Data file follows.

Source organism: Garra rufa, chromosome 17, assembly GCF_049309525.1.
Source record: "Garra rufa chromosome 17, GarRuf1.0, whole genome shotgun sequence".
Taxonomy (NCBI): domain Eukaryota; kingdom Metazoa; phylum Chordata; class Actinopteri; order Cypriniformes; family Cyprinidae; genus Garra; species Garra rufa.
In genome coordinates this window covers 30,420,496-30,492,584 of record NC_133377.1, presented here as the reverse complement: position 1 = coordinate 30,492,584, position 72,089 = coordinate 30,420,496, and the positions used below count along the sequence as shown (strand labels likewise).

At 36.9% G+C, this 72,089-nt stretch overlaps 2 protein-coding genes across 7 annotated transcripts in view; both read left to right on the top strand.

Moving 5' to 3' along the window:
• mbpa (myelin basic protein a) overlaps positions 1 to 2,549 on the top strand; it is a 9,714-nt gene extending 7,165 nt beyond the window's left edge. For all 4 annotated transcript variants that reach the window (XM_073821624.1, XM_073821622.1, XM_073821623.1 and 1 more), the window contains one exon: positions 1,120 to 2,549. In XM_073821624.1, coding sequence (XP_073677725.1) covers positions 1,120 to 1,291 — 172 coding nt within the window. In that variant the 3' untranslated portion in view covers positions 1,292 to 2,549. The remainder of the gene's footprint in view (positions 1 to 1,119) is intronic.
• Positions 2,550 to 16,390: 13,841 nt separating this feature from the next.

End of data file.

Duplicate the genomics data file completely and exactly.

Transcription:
Source organism: Garra rufa, chromosome 17, assembly GCF_049309525.1.
Source record: "Garra rufa chromosome 17, GarRuf1.0, whole genome shotgun sequence".
Taxonomy (NCBI): domain Eukaryota; kingdom Metazoa; phylum Chordata; class Actinopteri; order Cypriniformes; family Cyprinidae; genus Garra; species Garra rufa.
In genome coordinates this window covers 30,420,496-30,492,584 of record NC_133377.1, presented here as the reverse complement: position 1 = coordinate 30,492,584, position 72,089 = coordinate 30,420,496, and the positions used below count along the sequence as shown (strand labels likewise).

At 36.9% G+C, this 72,089-nt stretch overlaps 2 protein-coding genes across 7 annotated transcripts in view; both read left to right on the top strand.

Moving 5' to 3' along the window:
• mbpa (myelin basic protein a) overlaps positions 1 to 2,549 on the top strand; it is a 9,714-nt gene extending 7,165 nt beyond the window's left edge. For all 4 annotated transcript variants that reach the window (XM_073821624.1, XM_073821622.1, XM_073821623.1 and 1 more), the window contains one exon: positions 1,120 to 2,549. In XM_073821624.1, coding sequence (XP_073677725.1) covers positions 1,120 to 1,291 — 172 coding nt within the window. In that variant the 3' untranslated portion in view covers positions 1,292 to 2,549. The remainder of the gene's footprint in view (positions 1 to 1,119) is intronic.
• Positions 2,550 to 16,390: 13,841 nt separating this feature from the next.